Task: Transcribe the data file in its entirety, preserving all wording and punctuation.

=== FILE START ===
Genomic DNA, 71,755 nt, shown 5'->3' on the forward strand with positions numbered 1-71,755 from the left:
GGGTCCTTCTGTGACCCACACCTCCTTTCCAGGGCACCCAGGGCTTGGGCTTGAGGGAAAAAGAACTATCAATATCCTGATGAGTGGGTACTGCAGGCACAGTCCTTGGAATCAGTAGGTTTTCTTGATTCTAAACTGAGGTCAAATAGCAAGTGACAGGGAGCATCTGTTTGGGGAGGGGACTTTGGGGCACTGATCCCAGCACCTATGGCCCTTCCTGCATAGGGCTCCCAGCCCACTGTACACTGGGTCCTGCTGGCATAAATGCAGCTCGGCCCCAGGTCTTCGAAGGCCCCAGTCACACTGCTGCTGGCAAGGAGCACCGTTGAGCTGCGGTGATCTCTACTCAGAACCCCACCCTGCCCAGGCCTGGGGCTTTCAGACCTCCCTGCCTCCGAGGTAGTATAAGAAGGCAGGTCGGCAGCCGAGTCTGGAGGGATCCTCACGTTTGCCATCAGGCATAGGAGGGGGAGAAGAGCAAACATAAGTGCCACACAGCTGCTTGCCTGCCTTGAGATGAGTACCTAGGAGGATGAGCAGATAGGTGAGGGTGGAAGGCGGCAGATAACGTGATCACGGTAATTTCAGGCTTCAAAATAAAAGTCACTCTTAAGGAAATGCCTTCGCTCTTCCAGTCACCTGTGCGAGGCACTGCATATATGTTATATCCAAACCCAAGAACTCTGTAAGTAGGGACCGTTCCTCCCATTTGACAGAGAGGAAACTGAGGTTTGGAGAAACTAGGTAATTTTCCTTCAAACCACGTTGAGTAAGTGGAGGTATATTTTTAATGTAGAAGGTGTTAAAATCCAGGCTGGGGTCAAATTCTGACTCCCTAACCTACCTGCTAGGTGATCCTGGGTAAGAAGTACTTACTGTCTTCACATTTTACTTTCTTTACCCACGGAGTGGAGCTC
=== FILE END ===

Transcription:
Genomic DNA, 71,755 nt, shown 5'->3' on the forward strand with positions numbered 1-71,755 from the left:
GGGTCCTTCTGTGACCCACACCTCCTTTCCAGGGCACCCAGGGCTTGGGCTTGAGGGAAAAAGAACTATCAATATCCTGATGAGTGGGTACTGCAGGCACAGTCCTTGGAATCAGTAGGTTTTCTTGATTCTAAACTGAGGTCAAATAGCAAGTGACAGGGAGCATCTGTTTGGGGAGGGGACTTTGGGGCACTGATCCCAGCACCTATGGCCCTTCCTGCATAGGGCTCCCAGCCCACTGTACACTGGGTCCTGCTGGCATAAATGCAGCTCGGCCCCAGGTCTTCGAAGGCCCCAGTCACACTGCTGCTGGCAAGGAGCACCGTTGAGCTGCGGTGATCTCTACTCAGAACCCCACCCTGCCCAGGCCTGGGGCTTTCAGACCTCCCTGCCTCCGAGGTAGTATAAGAAGGCAGGTCGGCAGCCGAGTCTGGAGGGATCCTCACGTTTGCCATCAGGCATAGGAGGGGGAGAAGAGCAAACATAAGTGCCACACAGCTGCTTGCCTGCCTTGAGATGAGTACCTAGGAGGATGAGCAGATAGGTGAGGGTGGAAGGCGGCAGATAACGTGATCACGGTAATTTCAGGCTTCAAAATAAAAGTCACTCTTAAGGAAATGCCTTCGCTCTTCCAGTCACCTGTGCGAGGCACTGCATATATGTTATATCCAAACCCAAGAACTCTGTAAGTAGGGACCGTTCCTCCCATTTGACAGAGAGGAAACTGAGGTTTGGAGAAACTAGGTAATTTTCCTTCAAACCACGTTGAGTAAGTGGAGGTATATTTTTAATGTAGAAGGTGTTAAAATCCAGGCTGGGGTCAAATTCTGACTCCCTAACCTACCTGCTAGGTGATCCTGGGTAAGAAGTACTTACTGTCTTCACATTTTACTTTCTTTACCCACGGAGTGGAGCTC